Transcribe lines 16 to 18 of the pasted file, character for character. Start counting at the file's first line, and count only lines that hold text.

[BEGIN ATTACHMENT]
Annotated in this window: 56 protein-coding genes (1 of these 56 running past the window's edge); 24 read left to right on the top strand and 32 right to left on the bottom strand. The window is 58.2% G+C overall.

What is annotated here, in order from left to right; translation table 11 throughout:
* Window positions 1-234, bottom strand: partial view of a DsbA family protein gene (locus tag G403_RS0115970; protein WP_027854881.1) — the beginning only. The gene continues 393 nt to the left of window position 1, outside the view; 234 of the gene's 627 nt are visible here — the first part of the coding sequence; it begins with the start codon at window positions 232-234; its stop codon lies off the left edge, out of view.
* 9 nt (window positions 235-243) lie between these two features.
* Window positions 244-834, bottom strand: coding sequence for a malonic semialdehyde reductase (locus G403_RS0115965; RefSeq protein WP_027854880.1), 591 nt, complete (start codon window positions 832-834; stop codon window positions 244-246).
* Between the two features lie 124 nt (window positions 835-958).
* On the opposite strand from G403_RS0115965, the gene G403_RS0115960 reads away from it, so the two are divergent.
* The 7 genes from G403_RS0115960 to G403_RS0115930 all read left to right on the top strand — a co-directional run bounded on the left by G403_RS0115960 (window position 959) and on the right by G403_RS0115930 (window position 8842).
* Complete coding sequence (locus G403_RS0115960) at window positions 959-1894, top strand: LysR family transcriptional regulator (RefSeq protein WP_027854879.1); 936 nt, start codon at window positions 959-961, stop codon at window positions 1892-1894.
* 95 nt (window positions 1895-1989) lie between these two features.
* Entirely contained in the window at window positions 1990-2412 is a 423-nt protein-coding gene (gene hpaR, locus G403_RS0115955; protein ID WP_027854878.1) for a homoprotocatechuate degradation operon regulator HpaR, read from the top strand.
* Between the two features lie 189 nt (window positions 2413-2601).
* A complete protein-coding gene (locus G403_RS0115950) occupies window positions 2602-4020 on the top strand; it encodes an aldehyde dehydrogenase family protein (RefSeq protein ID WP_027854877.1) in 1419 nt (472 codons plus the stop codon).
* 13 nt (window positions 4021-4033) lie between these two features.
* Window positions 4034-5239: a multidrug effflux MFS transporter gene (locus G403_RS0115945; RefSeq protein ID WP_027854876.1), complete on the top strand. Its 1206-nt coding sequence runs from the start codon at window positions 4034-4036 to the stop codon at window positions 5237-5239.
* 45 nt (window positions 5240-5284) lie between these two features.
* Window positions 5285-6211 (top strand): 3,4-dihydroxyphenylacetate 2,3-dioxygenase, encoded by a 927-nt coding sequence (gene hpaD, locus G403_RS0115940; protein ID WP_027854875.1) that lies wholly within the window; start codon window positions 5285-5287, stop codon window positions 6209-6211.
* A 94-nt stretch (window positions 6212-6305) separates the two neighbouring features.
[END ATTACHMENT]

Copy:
* 45 nt (window positions 5240-5284) lie between these two features.
* Window positions 5285-6211 (top strand): 3,4-dihydroxyphenylacetate 2,3-dioxygenase, encoded by a 927-nt coding sequence (gene hpaD, locus G403_RS0115940; protein ID WP_027854875.1) that lies wholly within the window; start codon window positions 5285-5287, stop codon window positions 6209-6211.
* A 94-nt stretch (window positions 6212-6305) separates the two neighbouring features.